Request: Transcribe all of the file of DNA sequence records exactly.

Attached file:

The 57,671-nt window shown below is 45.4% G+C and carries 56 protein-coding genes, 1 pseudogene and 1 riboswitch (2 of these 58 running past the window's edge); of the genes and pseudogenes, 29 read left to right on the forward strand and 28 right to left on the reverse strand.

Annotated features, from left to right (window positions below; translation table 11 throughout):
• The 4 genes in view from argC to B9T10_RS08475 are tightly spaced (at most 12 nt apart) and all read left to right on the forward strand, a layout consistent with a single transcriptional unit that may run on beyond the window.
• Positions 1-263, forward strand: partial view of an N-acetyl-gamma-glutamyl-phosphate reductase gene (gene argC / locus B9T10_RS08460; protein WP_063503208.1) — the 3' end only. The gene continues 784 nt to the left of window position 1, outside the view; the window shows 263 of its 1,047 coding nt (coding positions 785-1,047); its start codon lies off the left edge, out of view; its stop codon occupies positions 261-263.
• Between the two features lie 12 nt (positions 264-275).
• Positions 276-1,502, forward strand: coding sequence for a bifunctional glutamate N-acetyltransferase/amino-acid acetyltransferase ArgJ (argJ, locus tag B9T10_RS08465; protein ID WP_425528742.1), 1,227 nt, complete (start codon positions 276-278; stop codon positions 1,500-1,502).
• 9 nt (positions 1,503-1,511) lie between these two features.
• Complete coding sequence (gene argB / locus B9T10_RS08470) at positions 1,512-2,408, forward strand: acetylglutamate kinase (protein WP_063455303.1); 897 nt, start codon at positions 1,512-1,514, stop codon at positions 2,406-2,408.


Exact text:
The 57,671-nt window shown below is 45.4% G+C and carries 56 protein-coding genes, 1 pseudogene and 1 riboswitch (2 of these 58 running past the window's edge); of the genes and pseudogenes, 29 read left to right on the forward strand and 28 right to left on the reverse strand.

Annotated features, from left to right (window positions below; translation table 11 throughout):
• The 4 genes in view from argC to B9T10_RS08475 are tightly spaced (at most 12 nt apart) and all read left to right on the forward strand, a layout consistent with a single transcriptional unit that may run on beyond the window.
• Positions 1-263, forward strand: partial view of an N-acetyl-gamma-glutamyl-phosphate reductase gene (gene argC / locus B9T10_RS08460; protein WP_063503208.1) — the 3' end only. The gene continues 784 nt to the left of window position 1, outside the view; the window shows 263 of its 1,047 coding nt (coding positions 785-1,047); its start codon lies off the left edge, out of view; its stop codon occupies positions 261-263.
• Between the two features lie 12 nt (positions 264-275).
• Positions 276-1,502, forward strand: coding sequence for a bifunctional glutamate N-acetyltransferase/amino-acid acetyltransferase ArgJ (argJ, locus tag B9T10_RS08465; protein ID WP_425528742.1), 1,227 nt, complete (start codon positions 276-278; stop codon positions 1,500-1,502).
• 9 nt (positions 1,503-1,511) lie between these two features.
• Complete coding sequence (gene argB / locus B9T10_RS08470) at positions 1,512-2,408, forward strand: acetylglutamate kinase (protein WP_063455303.1); 897 nt, start codon at positions 1,512-1,514, stop codon at positions 2,406-2,408.